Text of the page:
a, Representative MS1 ion chromatograms for peptides containing C481 of BTK and C131 of MAP2K7, two cysteines known to be targeted by the anti-cancer drug ibrutinib. Ramos cells were treated with ibrutinib (1 μM, 1 h, red trace) or DMSO (blue trace) and evaluated by isoTOP-ABPP. b, Total number of liganded cysteines found in the active sites and non-active sites of enzymes for which X-ray and/or NMR structures have been reported (or reported for a close homologue of the enzyme). c, Functional categorization of liganded and unliganded cysteines based on residue annotations from the UniProt database. d, Number of liganded and quantified cysteines per protein measured by isoTOP-ABPP. Respective average values of one and three for liganded and quantified cysteines per protein were measured by isoTOP-ABPP. e, R values for six cysteines in XPO1 quantified by isoTOP-ABPP, identifying C528 as the most liganded cysteine in this protein. Each point represents a distinct fragment–cysteine interaction quantified by isoTOP-ABPP. fh, Histograms depicting the percentage of fragments that are hits (R ≥ 4) for all 768 liganded cysteines (f), for liganded cysteines found in enzymes for which X-ray and/or NMR structures have been reported (or reported for a close homologue of the enzyme) (g), or for active- and non-active site cysteines in kinases (h). i, Percentage of liganded cysteines targeted only by group A (red) or B (blue) fragments or both group A and B fragments (black). Shown for all liganded cysteines, liganded cysteines in enzyme active and non-active sites, and liganded cysteines in transcription factors/regulators. For g, i, active-site cysteines were defined as those that reside <10 Å from established active-site residues and/or bound substrates/inhibitors in enzyme structures. j, The percentage of liganded cysteines in kinases that were targeted by only group A, only group B, or both group A and B compounds. k, Heat map showing representative fragment interactions for liganded cysteines found in the active sites and non-active sites of kinases. l, Heat map showing representative fragment interactions for liganded cysteines found in transcription factors/regulators. m, The fraction of liganded (62%; 341 of 553 quantified cysteines) and unliganded (20%; 561 of 2,870 quantified cysteines) cysteines that are sensitive to heat denaturation measured by IA-alkyne labelling (R > 3 native/heat denatured). n, Percentage of proteins identified by isoTOP-ABPP as liganded by fragments 3 and 14 and enriched by their corresponding click probes 19 and 18 that are sensitive to heat denaturation (64% (85 of 133 quantified protein targets) and 73% (19 of 26 quantified protein targets), respectively). Protein enrichment by 18 and 19 was measured by whole-protein capture of isotopically SILAC-labelled MDA-MB-231 cells using quantitative (SILAC) proteomics. o, The fraction of cysteines predicted to be ligandable or unligandable by reactive docking that were quantified in isoTOP-ABPP experiments. p, The fraction of cysteines predicted to be ligandable or unligandable by reactive docking that show heat-sensitive labelling by the IA-alkyne probe (R > 3 native/heat denatured).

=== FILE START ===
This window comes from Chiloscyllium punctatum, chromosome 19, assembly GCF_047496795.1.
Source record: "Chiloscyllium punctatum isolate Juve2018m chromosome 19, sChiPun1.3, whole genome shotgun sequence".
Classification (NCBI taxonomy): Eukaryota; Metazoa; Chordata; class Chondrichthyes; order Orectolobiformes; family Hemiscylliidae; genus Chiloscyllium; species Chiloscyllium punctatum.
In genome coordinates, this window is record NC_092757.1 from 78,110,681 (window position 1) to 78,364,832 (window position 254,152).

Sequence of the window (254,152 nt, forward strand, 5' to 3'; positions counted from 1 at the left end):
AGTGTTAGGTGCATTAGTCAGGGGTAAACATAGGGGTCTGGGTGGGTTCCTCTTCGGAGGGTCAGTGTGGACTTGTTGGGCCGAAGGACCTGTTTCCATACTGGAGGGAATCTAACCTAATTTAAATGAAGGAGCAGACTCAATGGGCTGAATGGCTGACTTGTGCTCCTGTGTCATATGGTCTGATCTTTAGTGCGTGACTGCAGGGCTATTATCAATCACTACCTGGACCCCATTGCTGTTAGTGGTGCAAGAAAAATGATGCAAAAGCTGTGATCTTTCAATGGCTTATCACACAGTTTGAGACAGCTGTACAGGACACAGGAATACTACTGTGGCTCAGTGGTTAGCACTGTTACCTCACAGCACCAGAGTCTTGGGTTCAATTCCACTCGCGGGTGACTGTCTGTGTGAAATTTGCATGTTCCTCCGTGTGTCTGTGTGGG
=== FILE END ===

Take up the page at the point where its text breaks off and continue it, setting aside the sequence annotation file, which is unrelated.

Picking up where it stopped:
Extended Data Figure 4 Confirmation and functional analysis of fragment–cysteine interactions in PRMT1 and MLTK.